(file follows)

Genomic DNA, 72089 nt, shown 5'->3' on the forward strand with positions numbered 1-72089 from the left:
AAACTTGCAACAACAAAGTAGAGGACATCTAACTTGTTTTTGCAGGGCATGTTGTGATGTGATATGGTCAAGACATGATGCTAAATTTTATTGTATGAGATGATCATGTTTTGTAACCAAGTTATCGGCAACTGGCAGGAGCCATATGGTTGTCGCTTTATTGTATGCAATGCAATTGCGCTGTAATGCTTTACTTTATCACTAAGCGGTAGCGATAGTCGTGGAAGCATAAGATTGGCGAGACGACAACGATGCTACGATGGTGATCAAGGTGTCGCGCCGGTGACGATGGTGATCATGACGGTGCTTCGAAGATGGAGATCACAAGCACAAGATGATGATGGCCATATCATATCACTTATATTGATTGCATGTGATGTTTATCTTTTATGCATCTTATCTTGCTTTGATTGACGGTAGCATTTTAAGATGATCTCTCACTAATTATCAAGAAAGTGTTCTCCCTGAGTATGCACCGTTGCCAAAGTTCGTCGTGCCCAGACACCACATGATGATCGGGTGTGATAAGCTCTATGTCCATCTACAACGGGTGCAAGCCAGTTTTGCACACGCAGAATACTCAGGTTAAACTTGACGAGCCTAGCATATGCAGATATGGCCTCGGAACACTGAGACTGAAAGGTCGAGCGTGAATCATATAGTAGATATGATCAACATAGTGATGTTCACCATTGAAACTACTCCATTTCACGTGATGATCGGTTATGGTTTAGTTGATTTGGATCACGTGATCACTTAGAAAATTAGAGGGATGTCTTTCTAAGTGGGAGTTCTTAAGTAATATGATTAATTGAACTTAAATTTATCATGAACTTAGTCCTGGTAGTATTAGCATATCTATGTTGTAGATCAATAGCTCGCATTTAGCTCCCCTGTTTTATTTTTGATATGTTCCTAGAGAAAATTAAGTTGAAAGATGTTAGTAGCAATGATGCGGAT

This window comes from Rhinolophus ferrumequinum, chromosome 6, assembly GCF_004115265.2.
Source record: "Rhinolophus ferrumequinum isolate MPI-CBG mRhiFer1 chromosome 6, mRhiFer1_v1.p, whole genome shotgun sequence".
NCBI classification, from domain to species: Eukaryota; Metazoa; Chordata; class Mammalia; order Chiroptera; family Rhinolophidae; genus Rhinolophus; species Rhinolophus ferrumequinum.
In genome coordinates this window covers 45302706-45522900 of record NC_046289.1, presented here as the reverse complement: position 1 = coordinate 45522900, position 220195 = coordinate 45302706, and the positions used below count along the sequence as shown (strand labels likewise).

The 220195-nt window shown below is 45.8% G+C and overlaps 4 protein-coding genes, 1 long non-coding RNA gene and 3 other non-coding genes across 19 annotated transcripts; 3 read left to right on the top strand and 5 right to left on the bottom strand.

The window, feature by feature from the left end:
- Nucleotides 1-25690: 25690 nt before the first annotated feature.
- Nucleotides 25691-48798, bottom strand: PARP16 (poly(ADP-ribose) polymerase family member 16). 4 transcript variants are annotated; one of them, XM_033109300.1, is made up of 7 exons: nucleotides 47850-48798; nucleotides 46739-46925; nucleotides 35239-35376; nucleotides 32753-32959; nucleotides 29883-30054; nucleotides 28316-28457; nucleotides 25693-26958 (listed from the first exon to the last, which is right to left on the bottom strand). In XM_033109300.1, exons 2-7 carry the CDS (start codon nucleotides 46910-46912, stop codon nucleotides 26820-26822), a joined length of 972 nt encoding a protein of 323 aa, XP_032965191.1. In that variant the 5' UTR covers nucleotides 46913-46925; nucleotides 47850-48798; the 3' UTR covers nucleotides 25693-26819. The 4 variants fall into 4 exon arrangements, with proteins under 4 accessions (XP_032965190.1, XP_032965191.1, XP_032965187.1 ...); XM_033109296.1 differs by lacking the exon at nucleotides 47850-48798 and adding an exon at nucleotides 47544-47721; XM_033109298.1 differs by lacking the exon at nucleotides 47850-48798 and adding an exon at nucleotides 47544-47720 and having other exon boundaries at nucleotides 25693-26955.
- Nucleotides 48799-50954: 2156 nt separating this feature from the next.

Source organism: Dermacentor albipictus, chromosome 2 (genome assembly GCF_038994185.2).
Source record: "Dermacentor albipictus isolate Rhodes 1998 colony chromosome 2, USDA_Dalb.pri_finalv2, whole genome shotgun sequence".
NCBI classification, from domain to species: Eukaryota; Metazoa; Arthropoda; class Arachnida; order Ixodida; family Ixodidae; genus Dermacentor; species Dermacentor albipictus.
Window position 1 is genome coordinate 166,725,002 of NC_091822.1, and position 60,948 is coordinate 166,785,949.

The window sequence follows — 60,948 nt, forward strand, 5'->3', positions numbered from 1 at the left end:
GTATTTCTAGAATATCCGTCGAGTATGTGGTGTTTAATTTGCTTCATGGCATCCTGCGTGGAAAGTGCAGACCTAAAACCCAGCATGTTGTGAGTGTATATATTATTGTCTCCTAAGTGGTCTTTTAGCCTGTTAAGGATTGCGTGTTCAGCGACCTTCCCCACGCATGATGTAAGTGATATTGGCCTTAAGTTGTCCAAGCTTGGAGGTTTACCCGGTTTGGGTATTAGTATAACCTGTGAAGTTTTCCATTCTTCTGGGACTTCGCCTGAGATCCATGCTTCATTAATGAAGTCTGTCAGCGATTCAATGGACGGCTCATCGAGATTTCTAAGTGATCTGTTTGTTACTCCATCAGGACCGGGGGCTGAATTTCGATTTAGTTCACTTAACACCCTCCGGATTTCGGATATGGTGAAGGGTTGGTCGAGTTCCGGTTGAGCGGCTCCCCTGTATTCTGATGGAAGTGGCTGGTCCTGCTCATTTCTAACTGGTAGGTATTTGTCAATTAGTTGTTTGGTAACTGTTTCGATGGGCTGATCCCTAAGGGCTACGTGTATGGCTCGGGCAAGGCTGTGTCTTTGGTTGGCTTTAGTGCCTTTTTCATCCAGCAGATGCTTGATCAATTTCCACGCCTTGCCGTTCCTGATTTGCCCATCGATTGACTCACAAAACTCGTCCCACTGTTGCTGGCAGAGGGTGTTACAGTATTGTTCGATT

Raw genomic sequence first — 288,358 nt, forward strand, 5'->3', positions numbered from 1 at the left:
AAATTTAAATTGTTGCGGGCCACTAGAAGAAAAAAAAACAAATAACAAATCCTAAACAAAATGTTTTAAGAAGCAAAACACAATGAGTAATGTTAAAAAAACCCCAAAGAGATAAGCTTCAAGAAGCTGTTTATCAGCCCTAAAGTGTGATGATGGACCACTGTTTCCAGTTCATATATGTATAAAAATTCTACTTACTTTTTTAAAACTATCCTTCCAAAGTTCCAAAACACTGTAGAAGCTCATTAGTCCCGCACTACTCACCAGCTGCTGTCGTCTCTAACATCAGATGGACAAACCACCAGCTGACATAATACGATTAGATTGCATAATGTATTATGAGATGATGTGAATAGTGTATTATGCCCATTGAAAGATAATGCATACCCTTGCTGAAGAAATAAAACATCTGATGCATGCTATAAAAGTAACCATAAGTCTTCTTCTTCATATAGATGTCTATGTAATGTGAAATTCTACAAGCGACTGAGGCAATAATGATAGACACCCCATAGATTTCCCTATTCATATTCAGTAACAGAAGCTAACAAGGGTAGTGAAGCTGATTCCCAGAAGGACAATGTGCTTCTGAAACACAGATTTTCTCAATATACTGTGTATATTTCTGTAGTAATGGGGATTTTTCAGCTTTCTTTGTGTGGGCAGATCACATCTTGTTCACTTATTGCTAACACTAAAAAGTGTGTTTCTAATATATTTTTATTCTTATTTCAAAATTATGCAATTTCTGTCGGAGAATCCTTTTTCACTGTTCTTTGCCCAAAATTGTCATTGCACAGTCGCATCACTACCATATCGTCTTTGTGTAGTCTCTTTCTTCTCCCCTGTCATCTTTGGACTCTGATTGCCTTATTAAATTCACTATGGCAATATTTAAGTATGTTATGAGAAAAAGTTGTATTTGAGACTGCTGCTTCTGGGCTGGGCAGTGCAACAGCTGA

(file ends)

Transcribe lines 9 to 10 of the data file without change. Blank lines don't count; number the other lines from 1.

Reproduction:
- Nucleotides 1-25690: 25690 nt before the first annotated feature.
- Nucleotides 25691-48798, bottom strand: PARP16 (poly(ADP-ribose) polymerase family member 16). 4 transcript variants are annotated; one of them, XM_033109300.1, is made up of 7 exons: nucleotides 47850-48798; nucleotides 46739-46925; nucleotides 35239-35376; nucleotides 32753-32959; nucleotides 29883-30054; nucleotides 28316-28457; nucleotides 25693-26958 (listed from the first exon to the last, which is right to left on the bottom strand). In XM_033109300.1, exons 2-7 carry the CDS (start codon nucleotides 46910-46912, stop codon nucleotides 26820-26822), a joined length of 972 nt encoding a protein of 323 aa, XP_032965191.1. In that variant the 5' UTR covers nucleotides 46913-46925; nucleotides 47850-48798; the 3' UTR covers nucleotides 25693-26819. The 4 variants fall into 4 exon arrangements, with proteins under 4 accessions (XP_032965190.1, XP_032965191.1, XP_032965187.1 ...); XM_033109296.1 differs by lacking the exon at nucleotides 47850-48798 and adding an exon at nucleotides 47544-47721; XM_033109298.1 differs by lacking the exon at nucleotides 47850-48798 and adding an exon at nucleotides 47544-47720 and having other exon boundaries at nucleotides 25693-26955.